Early deaths must be better understood
Researcher Sharon Brandford is keenly aware of the outrage felt in the disability community over the way New Zealand treats the lives and premature deaths of people with intellectual disabilities.
It was her own outrage that led her to look at how we investigate their deaths.
Her report released late last year, ‘Counting for Something’, says life expectancy for New Zealanders with intellectual disabilities is between 18 and 23 years less than for the general population.
Sharon says she resisted the temptation to plunge straight into what she sees as contributing factors to those premature deaths – too much medication, too few health checks, late diagnosis and treatment, poor awareness of health issues and failure to promote good health. Instead she wanted to look behind the deaths and suggest how a coordinated approach to recording them might make a difference.
“We’ve known about the poor health outcomes for years now. The agencies responsible for recording and investigating deaths must be supported to identify ways to improve life expectancy,” she says.
“Bereaved families and friends want these premature deaths to count for something.” Underlying it all is a sense that the death of someone with an intellectual disability is not a tragedy but ‘a release’. “It is just not seen to be a loss when someone with a disability dies because there is an inherent lack of value,” she says.
‘Counting for Something’ was the second report to come out in 2020 criticising the lack of information about the deaths of these disabled New Zealanders. The report describes a piecemeal and uncoordinated approach by the Ministry of Health (MOH) and various mortality review bodies and suggests they work together to avoid these premature deaths. An earlier investigation by the Chief Ombudsman, released in July last year, identified significant gaps in the MOH’s collection and use of information about the deaths of people with intellectual disabilities in full-time residential care.
That investigation found that the MOH had not adequately dealt with deaths reported to it by disability service providers, despite its knowing through its own research that people with intellectual disabilities were high users of health services but still had poor health.
Sharon, who has more than 35 years’ experience in the intellectual disability support sector, backed the Ombudsman’s call for New Zealand to develop an independent national death review system.
She says she felt energised by the Chief Ombudsman’s investigation. Her purpose in preparing her report was to increase the visibility of and responses to early deaths, and not just for those in full-time care. Her work has been funded by the IHC Foundation.
She says overseas research shows that people with intellectual disabilities too often die from conditions that can be treated and would not normally be fatal, or from conditions that are not recognised and poorly treated.
“New Zealanders with disabilities want and expect health services to treat them right when they are unwell. Like everyone else, they want to get on with living good and long lives.”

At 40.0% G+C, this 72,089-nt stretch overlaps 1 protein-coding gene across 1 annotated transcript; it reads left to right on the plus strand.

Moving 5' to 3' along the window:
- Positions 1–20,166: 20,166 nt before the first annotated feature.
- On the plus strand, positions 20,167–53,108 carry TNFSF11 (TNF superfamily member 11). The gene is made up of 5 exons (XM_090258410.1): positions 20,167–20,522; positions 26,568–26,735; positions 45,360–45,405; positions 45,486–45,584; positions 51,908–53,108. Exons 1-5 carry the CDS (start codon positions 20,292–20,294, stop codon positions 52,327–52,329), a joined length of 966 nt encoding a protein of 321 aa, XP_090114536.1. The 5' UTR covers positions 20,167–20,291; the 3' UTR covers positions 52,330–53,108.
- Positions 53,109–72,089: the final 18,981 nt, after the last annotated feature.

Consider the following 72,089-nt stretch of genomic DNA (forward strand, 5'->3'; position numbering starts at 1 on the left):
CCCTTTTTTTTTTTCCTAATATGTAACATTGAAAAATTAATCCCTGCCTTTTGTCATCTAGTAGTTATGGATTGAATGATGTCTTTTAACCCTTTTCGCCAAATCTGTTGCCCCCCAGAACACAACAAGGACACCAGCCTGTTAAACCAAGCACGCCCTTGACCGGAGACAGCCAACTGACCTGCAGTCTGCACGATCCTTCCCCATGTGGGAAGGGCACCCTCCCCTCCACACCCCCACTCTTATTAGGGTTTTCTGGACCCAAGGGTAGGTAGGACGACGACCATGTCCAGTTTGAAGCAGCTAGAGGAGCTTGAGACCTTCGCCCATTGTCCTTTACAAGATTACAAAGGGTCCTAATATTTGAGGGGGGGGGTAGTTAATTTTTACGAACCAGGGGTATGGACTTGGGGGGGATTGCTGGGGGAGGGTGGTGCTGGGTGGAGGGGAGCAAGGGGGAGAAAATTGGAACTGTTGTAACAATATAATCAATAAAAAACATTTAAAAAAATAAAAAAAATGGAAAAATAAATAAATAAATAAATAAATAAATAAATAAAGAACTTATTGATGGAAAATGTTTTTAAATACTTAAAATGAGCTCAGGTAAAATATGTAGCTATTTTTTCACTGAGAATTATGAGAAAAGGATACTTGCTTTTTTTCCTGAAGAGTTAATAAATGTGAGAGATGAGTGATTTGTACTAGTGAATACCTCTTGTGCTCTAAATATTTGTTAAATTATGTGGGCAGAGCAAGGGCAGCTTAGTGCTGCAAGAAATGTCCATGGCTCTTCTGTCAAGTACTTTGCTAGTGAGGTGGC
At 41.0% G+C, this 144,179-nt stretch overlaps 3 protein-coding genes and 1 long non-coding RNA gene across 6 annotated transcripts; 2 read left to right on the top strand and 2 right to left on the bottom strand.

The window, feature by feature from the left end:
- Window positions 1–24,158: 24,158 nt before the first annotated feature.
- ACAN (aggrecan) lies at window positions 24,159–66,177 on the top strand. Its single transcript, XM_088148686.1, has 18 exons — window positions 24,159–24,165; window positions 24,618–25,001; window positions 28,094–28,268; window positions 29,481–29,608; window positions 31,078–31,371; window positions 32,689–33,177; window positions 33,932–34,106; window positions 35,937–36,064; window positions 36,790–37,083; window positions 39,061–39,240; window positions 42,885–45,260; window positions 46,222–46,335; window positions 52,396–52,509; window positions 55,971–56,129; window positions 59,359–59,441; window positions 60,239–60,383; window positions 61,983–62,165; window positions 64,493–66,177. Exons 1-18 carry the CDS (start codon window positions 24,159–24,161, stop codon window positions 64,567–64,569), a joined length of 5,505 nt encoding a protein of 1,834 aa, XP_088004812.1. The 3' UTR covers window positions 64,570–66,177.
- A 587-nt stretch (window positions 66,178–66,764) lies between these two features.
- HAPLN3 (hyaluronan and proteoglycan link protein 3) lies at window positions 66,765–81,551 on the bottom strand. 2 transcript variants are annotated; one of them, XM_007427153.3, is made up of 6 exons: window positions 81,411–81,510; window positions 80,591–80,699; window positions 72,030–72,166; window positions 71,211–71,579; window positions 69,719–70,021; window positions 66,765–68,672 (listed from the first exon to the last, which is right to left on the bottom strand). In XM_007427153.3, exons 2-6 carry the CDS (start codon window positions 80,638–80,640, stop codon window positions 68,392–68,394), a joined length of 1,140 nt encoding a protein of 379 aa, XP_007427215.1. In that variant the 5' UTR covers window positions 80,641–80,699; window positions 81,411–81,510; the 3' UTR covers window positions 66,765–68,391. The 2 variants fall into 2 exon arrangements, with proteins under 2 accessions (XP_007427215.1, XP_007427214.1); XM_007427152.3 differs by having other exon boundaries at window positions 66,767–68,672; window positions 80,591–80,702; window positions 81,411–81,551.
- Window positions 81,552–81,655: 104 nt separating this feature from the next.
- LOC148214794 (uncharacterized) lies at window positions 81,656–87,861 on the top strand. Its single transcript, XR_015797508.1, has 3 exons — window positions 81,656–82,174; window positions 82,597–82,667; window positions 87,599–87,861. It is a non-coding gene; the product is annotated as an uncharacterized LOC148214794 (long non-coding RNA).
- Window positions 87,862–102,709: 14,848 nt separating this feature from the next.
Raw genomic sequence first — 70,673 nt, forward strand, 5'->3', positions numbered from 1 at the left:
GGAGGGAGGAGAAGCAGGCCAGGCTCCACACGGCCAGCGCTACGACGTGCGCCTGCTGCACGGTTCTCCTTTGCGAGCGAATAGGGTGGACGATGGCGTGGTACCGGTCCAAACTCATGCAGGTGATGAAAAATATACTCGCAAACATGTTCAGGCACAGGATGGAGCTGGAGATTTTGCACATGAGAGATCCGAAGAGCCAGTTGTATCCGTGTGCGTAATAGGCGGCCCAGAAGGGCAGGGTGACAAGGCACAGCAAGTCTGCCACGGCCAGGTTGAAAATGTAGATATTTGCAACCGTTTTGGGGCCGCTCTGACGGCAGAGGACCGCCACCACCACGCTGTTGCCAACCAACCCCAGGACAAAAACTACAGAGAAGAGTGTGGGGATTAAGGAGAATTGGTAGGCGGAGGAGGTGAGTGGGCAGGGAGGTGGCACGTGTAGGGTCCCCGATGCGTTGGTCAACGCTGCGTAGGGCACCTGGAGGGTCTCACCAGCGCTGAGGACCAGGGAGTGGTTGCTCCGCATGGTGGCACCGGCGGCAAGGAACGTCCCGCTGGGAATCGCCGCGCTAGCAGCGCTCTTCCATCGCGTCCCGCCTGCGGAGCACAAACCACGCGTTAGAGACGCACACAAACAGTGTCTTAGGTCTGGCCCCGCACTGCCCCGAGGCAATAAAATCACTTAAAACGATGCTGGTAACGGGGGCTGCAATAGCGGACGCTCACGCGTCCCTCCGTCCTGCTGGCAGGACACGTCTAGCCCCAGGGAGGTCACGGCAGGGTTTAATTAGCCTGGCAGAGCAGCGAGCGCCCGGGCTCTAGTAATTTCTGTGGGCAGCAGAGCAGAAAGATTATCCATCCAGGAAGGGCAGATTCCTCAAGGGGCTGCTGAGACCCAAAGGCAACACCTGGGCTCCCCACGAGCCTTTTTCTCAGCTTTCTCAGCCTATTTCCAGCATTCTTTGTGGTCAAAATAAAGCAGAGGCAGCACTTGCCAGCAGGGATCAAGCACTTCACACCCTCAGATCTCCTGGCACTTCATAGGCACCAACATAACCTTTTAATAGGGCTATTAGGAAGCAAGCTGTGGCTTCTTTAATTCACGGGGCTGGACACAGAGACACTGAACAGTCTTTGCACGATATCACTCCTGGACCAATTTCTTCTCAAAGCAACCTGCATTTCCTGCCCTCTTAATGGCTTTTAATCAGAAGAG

She believes more progress will be made if the New Zealand health and disability sectors create a culture of openness rather than blame.
Sharon is keen to have a conversation with the MOH about how to make people with intellectual disabilities more visible in health records and public health data; to better inform families, friends and carers about their options for investigating a worrying death; and how to support the MOH to urgently lead a coordinated response to improve life expectancy. She wants to see action involving not only its Disability Directorate, but also health experts and policy makers in personal and public health.
“I would really like there to be some clearing house where we could put all the information that we have already, so it is more easily shared.”
Sharon would also like disability providers to have a common approach to supporting access to health and to investigating death, and to commit to increasing the awareness and skills of the disability workforce.
“With better recording, reporting and investigation, families, people with disability and advocates can push for attention to those factors known to impact on health outcomes.”
The IHC Foundation says it is pleased to contribute to this important debate – “in the hope that we will finally see concerted action to address the unacceptable fact that people with intellectual disability are dying younger than other New Zealanders”.
IHC Director of Advocacy Trish Grant says the Government now has an opportunity to make this group of New Zealanders count for something after decades of “death by indifference”.
“IHC calls on the new Minister of Health, Andrew Little, to ensure health ‘justice’. This will require his officials in the Ministry of Health to lead the collaborative work required to stop people with intellectual disability dying too early. These are avoidable deaths in many cases,” she says.
Dr Garth Bennie, Chief Executive of the New Zealand Disability Support Network, says this is an extremely timely piece of research highlighting the lack of progress in an area that should be receiving the utmost urgency. “A comprehensive and accessible report, ‘Counting for Something’, provides a clear pathway for substantial change that leaves no doubt about who should be doing what from this point forward.”
Caption: A memorial wall was finally built in 2016 to list the names of all those buried between 1914 and 1964 at the Tokanui Hospital Cemetery, in a field that lies south of the Waikato town of Te Awamutu. At one time 1000 patients lived and worked in the hospital. It closed in March 1998.
This story was published in Strong Voices. The magazine is posted free to all IHC members.
Download PDF of Strong Voices issue